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China set to post return to growth after easing lockdowns

  China’s economy is set to post a return to growth for the second quarter, with a range of indicators due Thursday to confirm the upward trend as the nation slowly climbs out of the virus-induced slump.

Gross domestic product is forecast to have expanded 2.4% in the three months to June, according to the median estimate of economists surveyed by Bloomberg. That reverses the historic decline of 6.8% in the first quarter compared to the same period last year.

The steady resumption of growth in the Chinese economy will be a signal for a world still mired in an accelerating pandemic that the virus can be contained and output can recover. At the same time, China remains vulnerable to the effects of demand-sapping containment measures elsewhere, and local consumer confidence is fragile.

“Since mid-March, China’s economy has staged an impressive comeback, bolstered by pent-up demand, a catch-up in production, a surge in medical product exports and stimulus in both China and other major economies that has bolstered demand for goods made in China,” Wang Tao, chief China economist at UBS Group AG in Hong Kong, wrote in a note.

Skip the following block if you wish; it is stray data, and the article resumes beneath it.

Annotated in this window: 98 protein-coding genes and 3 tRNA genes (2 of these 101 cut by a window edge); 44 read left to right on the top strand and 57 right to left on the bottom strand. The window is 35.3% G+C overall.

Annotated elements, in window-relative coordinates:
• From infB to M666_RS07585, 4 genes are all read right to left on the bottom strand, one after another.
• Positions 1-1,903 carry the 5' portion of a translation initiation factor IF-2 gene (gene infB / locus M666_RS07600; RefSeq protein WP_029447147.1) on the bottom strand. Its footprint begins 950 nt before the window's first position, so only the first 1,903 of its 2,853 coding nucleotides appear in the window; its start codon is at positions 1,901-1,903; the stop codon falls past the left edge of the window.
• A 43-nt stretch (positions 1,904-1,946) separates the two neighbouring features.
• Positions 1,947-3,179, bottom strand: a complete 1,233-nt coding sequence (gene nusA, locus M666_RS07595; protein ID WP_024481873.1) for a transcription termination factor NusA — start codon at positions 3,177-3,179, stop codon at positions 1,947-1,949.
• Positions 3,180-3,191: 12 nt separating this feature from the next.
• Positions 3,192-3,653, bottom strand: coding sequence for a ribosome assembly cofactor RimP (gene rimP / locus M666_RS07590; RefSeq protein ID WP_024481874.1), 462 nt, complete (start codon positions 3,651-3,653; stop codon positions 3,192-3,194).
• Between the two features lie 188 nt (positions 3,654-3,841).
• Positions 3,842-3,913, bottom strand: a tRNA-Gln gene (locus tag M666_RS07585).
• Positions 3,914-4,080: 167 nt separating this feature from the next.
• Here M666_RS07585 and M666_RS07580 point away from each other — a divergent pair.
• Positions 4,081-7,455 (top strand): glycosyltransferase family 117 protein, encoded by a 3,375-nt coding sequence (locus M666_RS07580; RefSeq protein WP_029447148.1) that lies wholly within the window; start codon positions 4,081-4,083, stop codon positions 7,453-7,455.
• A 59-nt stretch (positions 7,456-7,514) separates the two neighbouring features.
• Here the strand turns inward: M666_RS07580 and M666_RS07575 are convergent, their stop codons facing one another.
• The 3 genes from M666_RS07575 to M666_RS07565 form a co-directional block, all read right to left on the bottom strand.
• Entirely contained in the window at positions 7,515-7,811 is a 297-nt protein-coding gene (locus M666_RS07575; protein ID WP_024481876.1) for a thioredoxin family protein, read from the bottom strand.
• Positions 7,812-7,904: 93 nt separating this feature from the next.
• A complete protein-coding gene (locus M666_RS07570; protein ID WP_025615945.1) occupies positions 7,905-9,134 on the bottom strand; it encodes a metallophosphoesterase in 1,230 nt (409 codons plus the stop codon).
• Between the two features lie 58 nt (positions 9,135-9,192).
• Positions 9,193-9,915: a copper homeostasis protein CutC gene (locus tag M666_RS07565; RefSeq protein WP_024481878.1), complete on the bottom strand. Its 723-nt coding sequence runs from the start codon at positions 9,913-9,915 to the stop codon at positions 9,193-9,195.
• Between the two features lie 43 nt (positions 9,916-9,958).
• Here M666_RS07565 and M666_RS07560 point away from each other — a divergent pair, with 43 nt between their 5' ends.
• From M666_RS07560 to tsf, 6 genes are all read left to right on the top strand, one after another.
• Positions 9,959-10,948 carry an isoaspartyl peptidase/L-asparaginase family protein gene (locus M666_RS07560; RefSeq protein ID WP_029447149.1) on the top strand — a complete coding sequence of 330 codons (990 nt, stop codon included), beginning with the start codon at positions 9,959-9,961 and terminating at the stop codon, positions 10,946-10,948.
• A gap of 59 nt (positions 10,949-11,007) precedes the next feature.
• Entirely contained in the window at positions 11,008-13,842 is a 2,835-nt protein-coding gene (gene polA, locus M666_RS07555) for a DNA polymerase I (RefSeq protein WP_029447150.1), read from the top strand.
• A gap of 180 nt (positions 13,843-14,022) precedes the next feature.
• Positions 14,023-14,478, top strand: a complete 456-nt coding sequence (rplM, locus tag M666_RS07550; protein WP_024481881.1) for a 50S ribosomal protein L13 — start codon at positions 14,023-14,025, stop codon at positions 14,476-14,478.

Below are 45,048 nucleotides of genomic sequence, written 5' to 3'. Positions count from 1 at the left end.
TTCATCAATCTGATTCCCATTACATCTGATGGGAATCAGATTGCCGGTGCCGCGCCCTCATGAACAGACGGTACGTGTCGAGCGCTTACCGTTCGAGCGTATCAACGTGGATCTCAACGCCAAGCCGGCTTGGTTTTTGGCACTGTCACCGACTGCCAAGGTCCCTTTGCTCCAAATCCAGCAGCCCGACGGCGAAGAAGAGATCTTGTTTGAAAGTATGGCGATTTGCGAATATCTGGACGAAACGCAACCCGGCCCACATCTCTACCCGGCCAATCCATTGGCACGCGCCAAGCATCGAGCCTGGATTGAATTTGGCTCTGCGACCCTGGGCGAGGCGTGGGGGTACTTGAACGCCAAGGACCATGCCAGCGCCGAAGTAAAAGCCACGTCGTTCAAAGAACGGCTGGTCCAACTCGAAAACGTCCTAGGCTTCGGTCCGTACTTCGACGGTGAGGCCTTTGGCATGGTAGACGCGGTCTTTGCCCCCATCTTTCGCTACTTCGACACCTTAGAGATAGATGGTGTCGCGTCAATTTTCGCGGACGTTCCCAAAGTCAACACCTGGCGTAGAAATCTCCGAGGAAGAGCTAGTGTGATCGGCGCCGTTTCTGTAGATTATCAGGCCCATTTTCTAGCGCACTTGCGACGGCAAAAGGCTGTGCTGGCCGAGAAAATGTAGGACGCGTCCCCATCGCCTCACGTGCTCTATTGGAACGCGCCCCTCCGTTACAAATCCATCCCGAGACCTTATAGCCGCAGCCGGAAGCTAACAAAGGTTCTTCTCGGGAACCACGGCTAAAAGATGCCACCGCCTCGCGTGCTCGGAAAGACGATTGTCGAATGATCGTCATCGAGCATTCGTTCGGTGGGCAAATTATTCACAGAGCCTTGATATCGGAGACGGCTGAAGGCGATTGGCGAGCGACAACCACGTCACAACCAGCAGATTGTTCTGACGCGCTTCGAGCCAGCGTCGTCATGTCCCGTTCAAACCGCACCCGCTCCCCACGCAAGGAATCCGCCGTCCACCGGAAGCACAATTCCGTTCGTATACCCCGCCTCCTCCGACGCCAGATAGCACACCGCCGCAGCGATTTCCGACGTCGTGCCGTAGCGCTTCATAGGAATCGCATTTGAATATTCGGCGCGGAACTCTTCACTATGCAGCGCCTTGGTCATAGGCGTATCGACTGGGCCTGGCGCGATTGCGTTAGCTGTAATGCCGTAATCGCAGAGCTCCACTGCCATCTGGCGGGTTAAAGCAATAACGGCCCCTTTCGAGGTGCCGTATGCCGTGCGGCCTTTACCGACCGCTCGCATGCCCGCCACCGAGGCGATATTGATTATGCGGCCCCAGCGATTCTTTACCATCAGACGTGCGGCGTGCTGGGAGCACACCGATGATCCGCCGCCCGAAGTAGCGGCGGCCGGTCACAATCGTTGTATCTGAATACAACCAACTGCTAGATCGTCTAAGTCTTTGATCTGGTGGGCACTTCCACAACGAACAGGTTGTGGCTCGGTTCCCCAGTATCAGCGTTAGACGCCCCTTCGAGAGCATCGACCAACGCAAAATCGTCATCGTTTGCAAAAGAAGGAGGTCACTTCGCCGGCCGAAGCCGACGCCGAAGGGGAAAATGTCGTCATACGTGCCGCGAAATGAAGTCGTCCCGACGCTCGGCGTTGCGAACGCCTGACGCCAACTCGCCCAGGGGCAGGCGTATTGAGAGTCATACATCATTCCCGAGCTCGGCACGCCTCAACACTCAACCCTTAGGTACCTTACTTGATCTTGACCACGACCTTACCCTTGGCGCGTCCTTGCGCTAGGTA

Industrial output likely continued to lead the rebound in June, jumping 4.8% from a year earlier, survey results showed.

Fixed-asset investment in the first six months is expected to decline 3.3%, a much slower pace than previously. Retail sales, the weak link in China’s fragile recovery, is projected to have grown for the first time since the pandemic, expanding by 0.5% on the year.

However, for the first six months of the year, none of the main indicators are forecast to have recovered the level they were at in June 2019, showing how hard it will be to climb out of the deep slump. GDP is forecast to have shrunk 2.4% compared to the first six months of 2019.

The pace of China’s recovery will depend to an extent on the effectiveness of the moderate stimulus measures rolled out so far. The government has earmarked a record 3.75 trillion yuan ($534 billion) in special local government bonds this year, most of which will be channeled to infrastructure projects. However, infrastructure investment has so far remained a drag on growth, while property investment is expected to have returned to expansion, despite Beijing’s reluctance to further support the property market.

“The economic recovery has been slow domestically due to the unexpectedly slow kick-off of infrastructure investments,” said Iris Pang, chief economist for greater China at ING Bank NV. “The slow growth in infrastructure investments is dragging on growth, and is very damaging on future economic growth as jobless rates would increase with a slow recovery, and then will feed back into the economy with shrinking consumption.”
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